Key Research Themes
2019 Science Priorities
1. Consequences of changing precipitation patterns and extremes
The highly variable precipitation regimes of the Southwest influence key ecological and hydrological processes and outcomes. Understanding the ecological, hydrological, and societal consequences of precipitation extremes will aid resource managers in preparing the region for a future that will likely include changes in the frequency, intensity, and seasonality of precipitation.
2. Interactions of temperature extremes and precipitation variability
Elevated temperatures have non-linear effects on evaporation and transpiration, and hence can amplify ecological and hydrological effects of precipitation deficits. Higher average and extreme temperatures are projected for much of the Southwest in coming decades. Given the precipitation variability of the region, it is important to understand how temperature extremes are likely to interact with precipitation variability to influence water resources and ecological systems.
3. Managing in the aftermath of landscape-scale disturbances
Climatic, hydrological, and ecological processes, in the aftermath of landscape-scale disturbances, may determine habitat and landscape configurations that can persist for decades or more. A broad range of observational, experimental, and modeling studies, such as experiments utilizing recent and ongoing disturbances and the application of new and existing tools, can identify alternative scenarios of landscape revegetation and inform management decisions and actions.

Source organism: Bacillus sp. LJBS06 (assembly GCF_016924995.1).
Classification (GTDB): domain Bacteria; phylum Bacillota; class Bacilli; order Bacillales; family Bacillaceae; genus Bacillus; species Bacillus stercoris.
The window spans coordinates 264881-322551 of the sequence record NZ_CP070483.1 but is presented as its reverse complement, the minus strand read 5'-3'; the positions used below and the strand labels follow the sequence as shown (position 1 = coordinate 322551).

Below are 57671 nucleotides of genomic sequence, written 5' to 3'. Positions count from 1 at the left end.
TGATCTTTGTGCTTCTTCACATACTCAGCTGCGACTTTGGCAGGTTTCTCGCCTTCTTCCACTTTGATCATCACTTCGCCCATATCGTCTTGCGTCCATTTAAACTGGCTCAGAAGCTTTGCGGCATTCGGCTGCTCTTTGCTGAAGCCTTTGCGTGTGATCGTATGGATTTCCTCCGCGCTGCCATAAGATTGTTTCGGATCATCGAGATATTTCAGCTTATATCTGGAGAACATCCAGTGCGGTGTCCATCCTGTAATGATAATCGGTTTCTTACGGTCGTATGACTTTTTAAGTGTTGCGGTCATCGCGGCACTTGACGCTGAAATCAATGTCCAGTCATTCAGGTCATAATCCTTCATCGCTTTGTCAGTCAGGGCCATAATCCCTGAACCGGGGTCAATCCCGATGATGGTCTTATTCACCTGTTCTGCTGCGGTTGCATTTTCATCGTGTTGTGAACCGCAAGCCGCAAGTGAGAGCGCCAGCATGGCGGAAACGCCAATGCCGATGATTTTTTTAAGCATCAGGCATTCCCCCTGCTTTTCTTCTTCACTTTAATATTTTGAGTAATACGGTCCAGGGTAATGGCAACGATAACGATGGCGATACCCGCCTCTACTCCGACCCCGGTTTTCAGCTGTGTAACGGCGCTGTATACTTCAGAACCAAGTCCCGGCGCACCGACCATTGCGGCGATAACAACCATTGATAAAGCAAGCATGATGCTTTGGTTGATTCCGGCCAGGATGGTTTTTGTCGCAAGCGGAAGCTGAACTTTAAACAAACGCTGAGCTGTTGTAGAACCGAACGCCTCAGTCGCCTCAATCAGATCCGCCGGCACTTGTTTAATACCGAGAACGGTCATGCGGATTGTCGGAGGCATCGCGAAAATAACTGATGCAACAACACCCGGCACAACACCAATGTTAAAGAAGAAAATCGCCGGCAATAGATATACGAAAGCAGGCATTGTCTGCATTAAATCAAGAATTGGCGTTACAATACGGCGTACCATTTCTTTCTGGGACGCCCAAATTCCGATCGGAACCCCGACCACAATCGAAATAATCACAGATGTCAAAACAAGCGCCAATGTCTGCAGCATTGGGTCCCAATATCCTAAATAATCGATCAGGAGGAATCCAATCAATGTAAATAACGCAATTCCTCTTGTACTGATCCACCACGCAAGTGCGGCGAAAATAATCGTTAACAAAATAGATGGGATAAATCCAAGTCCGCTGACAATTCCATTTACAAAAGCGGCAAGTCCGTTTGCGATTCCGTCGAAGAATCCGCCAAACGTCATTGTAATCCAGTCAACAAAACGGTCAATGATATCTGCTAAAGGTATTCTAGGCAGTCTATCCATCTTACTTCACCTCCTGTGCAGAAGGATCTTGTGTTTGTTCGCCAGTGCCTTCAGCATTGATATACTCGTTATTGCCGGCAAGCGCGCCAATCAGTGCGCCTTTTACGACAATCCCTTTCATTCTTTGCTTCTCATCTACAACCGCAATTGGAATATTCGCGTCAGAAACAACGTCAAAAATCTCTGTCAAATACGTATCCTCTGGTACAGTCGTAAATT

4. Management of upper watersheds and downstream water resources
In the Colorado and San Joaquin/Sacramento River systems, as well as most snow-fed river systems of the Southwest, water captured as winter snowpack is delivered to rivers and reservoirs for agricultural and domestic use. Management decisions in upper basins influence delivery via groundwater and surface streams to the lower basins, and conversely management practices in lower basins can affect water storage and delivery from upper basins. Better understanding of the linkages between headwaters and downstream flows, and between management decisions and water delivery, will improve drought resilience and water and ecosystem management.
The Strategic Science Agenda articulates general science objectives, staffing needs, and operating principles for the SW CASC. The 2013-2018 Science Agenda and the 2017 Science Workplan are below. SW CASC is currently developing a new science agenda, which will be posted here when complete.